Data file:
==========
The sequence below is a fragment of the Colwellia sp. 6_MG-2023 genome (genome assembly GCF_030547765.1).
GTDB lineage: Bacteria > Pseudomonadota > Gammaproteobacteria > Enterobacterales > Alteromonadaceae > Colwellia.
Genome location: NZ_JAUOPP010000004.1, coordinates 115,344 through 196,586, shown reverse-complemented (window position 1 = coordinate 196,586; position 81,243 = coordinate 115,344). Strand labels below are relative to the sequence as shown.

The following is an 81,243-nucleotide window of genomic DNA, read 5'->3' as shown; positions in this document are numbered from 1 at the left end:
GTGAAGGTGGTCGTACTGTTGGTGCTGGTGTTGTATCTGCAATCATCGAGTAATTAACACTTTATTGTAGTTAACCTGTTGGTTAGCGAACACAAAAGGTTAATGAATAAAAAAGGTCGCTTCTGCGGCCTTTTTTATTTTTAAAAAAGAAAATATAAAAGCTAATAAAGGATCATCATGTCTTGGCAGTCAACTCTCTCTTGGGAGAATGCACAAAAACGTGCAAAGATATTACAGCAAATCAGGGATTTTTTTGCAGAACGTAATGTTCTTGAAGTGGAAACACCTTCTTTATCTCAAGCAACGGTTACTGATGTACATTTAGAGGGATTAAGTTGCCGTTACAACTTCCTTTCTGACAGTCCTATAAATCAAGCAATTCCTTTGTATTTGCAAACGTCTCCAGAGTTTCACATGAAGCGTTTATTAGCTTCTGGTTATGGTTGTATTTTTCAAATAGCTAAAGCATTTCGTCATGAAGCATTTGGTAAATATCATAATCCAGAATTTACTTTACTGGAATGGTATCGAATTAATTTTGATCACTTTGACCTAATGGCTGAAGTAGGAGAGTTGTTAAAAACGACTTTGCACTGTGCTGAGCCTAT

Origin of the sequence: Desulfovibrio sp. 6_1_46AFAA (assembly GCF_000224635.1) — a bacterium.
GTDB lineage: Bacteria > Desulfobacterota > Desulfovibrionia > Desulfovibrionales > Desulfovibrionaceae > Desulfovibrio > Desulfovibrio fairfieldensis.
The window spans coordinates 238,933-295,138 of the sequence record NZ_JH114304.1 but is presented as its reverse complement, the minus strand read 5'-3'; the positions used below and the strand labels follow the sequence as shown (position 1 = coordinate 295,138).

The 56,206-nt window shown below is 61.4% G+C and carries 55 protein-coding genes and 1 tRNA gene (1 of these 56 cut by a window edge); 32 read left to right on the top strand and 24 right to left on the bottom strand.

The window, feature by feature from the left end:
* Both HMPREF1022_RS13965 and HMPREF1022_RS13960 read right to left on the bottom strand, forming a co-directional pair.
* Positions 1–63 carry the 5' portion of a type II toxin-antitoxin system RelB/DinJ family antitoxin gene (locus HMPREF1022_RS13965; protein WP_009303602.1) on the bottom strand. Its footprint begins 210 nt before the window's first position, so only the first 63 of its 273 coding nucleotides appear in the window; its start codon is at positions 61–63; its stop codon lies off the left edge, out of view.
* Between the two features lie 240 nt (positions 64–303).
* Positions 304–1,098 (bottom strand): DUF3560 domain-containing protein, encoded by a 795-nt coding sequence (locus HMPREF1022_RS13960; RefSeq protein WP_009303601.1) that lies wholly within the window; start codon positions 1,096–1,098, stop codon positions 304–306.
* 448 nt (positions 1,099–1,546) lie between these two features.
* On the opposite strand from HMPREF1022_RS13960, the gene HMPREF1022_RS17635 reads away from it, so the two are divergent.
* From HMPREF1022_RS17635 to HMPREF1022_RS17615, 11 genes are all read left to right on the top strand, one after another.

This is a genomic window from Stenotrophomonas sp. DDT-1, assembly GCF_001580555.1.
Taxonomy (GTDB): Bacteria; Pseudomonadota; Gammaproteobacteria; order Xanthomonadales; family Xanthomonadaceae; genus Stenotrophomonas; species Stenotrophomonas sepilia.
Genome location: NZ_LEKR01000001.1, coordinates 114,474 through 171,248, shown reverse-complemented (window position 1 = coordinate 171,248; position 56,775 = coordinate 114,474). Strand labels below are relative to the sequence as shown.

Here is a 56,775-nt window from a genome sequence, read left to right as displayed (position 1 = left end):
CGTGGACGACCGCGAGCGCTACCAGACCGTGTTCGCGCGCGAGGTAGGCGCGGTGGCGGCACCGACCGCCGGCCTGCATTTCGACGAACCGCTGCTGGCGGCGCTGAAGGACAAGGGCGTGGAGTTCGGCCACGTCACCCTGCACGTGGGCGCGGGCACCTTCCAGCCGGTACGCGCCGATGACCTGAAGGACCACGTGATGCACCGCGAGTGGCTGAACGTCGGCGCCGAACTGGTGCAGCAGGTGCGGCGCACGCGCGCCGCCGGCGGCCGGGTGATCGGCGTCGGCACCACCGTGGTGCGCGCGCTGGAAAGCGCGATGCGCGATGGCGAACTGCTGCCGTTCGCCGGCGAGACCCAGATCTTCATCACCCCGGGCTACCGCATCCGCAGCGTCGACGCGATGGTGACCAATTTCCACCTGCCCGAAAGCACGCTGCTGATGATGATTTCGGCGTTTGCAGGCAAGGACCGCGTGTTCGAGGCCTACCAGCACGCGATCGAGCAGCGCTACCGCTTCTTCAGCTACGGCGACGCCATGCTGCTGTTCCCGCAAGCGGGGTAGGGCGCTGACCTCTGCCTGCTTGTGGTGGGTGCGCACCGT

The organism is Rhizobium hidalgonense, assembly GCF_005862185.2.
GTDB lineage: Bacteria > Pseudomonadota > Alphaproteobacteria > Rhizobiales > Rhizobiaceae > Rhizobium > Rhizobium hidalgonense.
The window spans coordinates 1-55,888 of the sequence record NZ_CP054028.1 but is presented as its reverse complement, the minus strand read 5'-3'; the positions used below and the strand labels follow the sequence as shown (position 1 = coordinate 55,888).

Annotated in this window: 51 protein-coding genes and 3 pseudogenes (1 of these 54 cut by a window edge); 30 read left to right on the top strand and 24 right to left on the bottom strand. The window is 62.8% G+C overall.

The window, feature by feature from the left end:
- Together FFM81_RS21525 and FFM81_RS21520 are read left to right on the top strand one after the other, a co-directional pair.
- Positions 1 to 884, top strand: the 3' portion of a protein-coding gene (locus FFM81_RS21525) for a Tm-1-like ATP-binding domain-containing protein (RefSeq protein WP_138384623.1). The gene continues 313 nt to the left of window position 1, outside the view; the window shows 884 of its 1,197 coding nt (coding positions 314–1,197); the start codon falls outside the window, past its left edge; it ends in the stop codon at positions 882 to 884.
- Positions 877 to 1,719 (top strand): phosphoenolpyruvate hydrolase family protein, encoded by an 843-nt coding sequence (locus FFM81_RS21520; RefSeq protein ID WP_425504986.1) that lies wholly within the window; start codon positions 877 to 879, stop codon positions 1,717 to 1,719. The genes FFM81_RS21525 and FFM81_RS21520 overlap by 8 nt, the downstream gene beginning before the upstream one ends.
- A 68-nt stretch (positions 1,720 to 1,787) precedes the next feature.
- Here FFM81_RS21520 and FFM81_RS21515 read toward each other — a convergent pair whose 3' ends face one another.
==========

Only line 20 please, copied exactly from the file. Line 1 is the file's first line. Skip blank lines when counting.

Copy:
Genome location: NZ_LEKR01000001.1, coordinates 114,474 through 171,248, shown reverse-complemented (window position 1 = coordinate 171,248; position 56,775 = coordinate 114,474). Strand labels below are relative to the sequence as shown.